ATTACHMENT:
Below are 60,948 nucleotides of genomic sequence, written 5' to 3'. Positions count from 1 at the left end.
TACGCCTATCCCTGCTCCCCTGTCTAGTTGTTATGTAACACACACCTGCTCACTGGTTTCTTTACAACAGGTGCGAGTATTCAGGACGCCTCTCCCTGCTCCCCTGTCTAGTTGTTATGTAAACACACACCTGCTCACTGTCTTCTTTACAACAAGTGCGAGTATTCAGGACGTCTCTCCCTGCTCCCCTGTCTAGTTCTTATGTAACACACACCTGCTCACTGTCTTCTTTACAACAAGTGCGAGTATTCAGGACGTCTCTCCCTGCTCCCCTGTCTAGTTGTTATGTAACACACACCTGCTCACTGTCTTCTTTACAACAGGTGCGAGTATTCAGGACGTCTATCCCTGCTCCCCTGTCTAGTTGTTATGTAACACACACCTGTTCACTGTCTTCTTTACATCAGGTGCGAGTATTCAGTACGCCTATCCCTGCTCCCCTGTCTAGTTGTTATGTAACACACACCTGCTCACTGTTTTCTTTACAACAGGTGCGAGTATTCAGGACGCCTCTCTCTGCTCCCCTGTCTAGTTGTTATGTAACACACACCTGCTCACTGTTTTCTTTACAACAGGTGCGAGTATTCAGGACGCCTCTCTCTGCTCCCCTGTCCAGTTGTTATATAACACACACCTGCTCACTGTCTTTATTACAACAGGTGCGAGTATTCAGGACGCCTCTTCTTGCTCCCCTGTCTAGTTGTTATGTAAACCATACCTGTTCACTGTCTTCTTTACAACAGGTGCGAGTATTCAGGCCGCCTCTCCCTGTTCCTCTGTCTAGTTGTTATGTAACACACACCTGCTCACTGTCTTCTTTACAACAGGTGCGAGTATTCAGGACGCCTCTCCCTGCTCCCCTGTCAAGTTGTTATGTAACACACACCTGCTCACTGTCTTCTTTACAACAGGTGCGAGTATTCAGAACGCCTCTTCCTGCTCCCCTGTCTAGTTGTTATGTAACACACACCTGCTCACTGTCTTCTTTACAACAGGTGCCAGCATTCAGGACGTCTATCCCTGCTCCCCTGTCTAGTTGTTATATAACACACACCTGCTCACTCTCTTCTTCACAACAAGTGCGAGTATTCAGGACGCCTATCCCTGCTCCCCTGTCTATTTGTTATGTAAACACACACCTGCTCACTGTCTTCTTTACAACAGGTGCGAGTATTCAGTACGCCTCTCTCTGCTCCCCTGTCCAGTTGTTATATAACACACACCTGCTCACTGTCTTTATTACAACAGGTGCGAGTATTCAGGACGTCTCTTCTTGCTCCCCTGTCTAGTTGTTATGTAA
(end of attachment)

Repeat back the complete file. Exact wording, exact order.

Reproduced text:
Below are 60,948 nucleotides of genomic sequence, written 5' to 3'. Positions count from 1 at the left end.
TACGCCTATCCCTGCTCCCCTGTCTAGTTGTTATGTAACACACACCTGCTCACTGGTTTCTTTACAACAGGTGCGAGTATTCAGGACGCCTCTCCCTGCTCCCCTGTCTAGTTGTTATGTAAACACACACCTGCTCACTGTCTTCTTTACAACAAGTGCGAGTATTCAGGACGTCTCTCCCTGCTCCCCTGTCTAGTTCTTATGTAACACACACCTGCTCACTGTCTTCTTTACAACAAGTGCGAGTATTCAGGACGTCTCTCCCTGCTCCCCTGTCTAGTTGTTATGTAACACACACCTGCTCACTGTCTTCTTTACAACAGGTGCGAGTATTCAGGACGTCTATCCCTGCTCCCCTGTCTAGTTGTTATGTAACACACACCTGTTCACTGTCTTCTTTACATCAGGTGCGAGTATTCAGTACGCCTATCCCTGCTCCCCTGTCTAGTTGTTATGTAACACACACCTGCTCACTGTTTTCTTTACAACAGGTGCGAGTATTCAGGACGCCTCTCTCTGCTCCCCTGTCTAGTTGTTATGTAACACACACCTGCTCACTGTTTTCTTTACAACAGGTGCGAGTATTCAGGACGCCTCTCTCTGCTCCCCTGTCCAGTTGTTATATAACACACACCTGCTCACTGTCTTTATTACAACAGGTGCGAGTATTCAGGACGCCTCTTCTTGCTCCCCTGTCTAGTTGTTATGTAAACCATACCTGTTCACTGTCTTCTTTACAACAGGTGCGAGTATTCAGGCCGCCTCTCCCTGTTCCTCTGTCTAGTTGTTATGTAACACACACCTGCTCACTGTCTTCTTTACAACAGGTGCGAGTATTCAGGACGCCTCTCCCTGCTCCCCTGTCAAGTTGTTATGTAACACACACCTGCTCACTGTCTTCTTTACAACAGGTGCGAGTATTCAGAACGCCTCTTCCTGCTCCCCTGTCTAGTTGTTATGTAACACACACCTGCTCACTGTCTTCTTTACAACAGGTGCCAGCATTCAGGACGTCTATCCCTGCTCCCCTGTCTAGTTGTTATATAACACACACCTGCTCACTCTCTTCTTCACAACAAGTGCGAGTATTCAGGACGCCTATCCCTGCTCCCCTGTCTATTTGTTATGTAAACACACACCTGCTCACTGTCTTCTTTACAACAGGTGCGAGTATTCAGTACGCCTCTCTCTGCTCCCCTGTCCAGTTGTTATATAACACACACCTGCTCACTGTCTTTATTACAACAGGTGCGAGTATTCAGGACGTCTCTTCTTGCTCCCCTGTCTAGTTGTTATGTAA